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Financial markets in Emerging Economies: Comparison with developed economies

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  1. Abstract.
    1. Banking industry.
    2. Capital market.
    3. Commodity market.
    4. Financial regulation.
  2. Capital market.
    1. Capital market.
    2. Indian capital market.
    3. Indian debt market.
    4. Chinese capital market.
    5. Problems.
    6. Conclusion.
  3. Banking sector.
    1. Indian banking industry.
    2. Structure.
    3. Retail banking in India.
    4. Future trends.
    5. Mergers and acquisitions.
    6. US banking industry.
    7. Bank performance.
  4. Financial regulation.
    1. The case for financial deregulation.
    2. The regulation of financial markets in India.
    3. The regulation of financial markets in China.
  5. Commodities markets.
    1. The global trends in commodities markets.
    2. Commodities markets recent trends in Emerging countries.
  6. Conclusion.
  7. Bibliography.

The financial markets of emerging economies have seen a huge growth in the last few years. These markets are attracting large investments from the developed world, especially because of higher expected return. At the same time; investments in emerging markets are considered to be riskier than the other similar investments in the developed market. A major reason for a higher risk is the state of financial markets in emerging economies. In the paper, we would look at the broad characteristics of the financial markets in the emerging economies and see how they are different from the financial market of developed economies.
Banking Industry: There have been many recent developments in the banking Industry in emerging economies, such as competition and consolidation. The developments are being driven by technological innovation, deregulation and changes in corporate behaviour, in some cases accentuated by recent banking crises. Important aspects include privatisation of state-owned banks, mergers of domestic banks and entry of foreign banks. We look into the banking industry and see how far the banking system has developed and what is the road ahead.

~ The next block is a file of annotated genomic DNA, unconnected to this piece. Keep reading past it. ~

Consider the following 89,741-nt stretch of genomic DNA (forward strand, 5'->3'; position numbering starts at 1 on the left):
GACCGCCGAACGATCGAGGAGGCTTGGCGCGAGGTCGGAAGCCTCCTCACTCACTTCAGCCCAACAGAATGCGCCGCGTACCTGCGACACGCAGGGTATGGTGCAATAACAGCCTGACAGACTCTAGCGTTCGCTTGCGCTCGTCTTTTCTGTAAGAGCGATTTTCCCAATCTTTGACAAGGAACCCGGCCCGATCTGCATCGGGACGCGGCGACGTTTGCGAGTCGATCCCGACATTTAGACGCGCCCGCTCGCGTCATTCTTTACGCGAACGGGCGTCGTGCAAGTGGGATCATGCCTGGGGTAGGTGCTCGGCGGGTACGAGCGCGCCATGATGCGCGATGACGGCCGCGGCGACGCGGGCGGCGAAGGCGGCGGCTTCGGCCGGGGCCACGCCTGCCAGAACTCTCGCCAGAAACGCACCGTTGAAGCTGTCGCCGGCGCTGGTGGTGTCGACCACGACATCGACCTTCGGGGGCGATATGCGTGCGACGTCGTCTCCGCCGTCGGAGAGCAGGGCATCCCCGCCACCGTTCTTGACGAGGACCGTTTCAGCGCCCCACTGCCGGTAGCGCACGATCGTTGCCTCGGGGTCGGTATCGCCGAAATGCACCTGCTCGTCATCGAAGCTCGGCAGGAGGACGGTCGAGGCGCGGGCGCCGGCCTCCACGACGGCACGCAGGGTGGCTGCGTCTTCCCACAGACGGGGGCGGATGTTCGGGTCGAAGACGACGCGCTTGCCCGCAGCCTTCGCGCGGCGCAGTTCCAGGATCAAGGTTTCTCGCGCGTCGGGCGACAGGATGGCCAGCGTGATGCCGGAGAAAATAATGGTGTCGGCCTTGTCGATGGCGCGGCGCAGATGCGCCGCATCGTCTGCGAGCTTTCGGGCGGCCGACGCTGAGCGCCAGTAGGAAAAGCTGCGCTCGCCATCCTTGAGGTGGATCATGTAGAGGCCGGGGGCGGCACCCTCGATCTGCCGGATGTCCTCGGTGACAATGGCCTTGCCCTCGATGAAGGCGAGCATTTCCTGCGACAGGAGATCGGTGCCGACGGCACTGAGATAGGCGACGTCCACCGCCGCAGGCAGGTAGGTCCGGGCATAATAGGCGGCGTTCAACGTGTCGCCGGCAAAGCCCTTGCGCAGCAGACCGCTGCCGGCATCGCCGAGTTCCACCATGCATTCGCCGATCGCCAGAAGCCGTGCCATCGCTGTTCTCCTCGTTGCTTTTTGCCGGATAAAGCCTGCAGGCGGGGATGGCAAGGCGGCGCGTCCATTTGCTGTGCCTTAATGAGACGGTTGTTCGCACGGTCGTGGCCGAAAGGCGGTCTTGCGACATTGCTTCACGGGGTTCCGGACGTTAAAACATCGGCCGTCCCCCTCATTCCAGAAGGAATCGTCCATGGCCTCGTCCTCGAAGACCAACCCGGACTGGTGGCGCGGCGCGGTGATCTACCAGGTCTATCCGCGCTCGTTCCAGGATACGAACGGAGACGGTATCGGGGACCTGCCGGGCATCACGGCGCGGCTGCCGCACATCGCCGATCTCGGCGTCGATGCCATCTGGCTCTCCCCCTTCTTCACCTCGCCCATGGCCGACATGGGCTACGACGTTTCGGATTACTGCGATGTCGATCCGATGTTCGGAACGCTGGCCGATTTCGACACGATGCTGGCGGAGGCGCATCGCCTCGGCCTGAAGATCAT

Capital Market: Emerging Capital markets are considered to de more volatile compared to the capital markets in developed economies.

[...] This creates unnecessary confusion in the areas of clearing and settlement, as well as buying and selling procedures among securities companies and banks outside China that conduct business with local dealers. Problems of Market participant As CSRC becomes the only government supervisor of the equity market, the contradictions between PBC and CSRC do not exist anymore. While, the problems of different dealers and investors of B-shares market are still there. And the quality of lawyers, accountants and appraisers still needs to be improved. [...]

[...] Insurance will emerge as a large business opportunity with a likely market size of US$20bn in FY07E. Agricultural lending is another large market with Rs2600bn potential. Mergers and acquisitions Economies of scale, Geographical expansion and high quantum of NPA are the major reasons of merger and acquisition The trend towards universal banking may also result in cost savings through sharing physical inputs like offices or computer hardware; utilizing common information systems, account service centres; raising capital in larger issue sizes that reduce the impact of fixed costs; or reusing managerial expertise or information A consolidated commercial bank and insurer may lower total costs by cross selling, using each other's customer database at a lower cost than building and maintaining two databases. [...]

[...] Having briefly laid out the present situation with respect to financial regulation in India, we now turn to studying the process in China The regulation of financial markets in China Officially one of the last 3 communist countries in the world, China has, unlike Cuba and North Korea, somewhat deregulated its economy and introduced market forces over the last few decades. After nationalizing all capitalist companies at its creation in 1949, the People's Republic of China has gradually made structural changes to its system, culminating in the 1990s with the creation and growth of two stock markets (Allen et al. [...]

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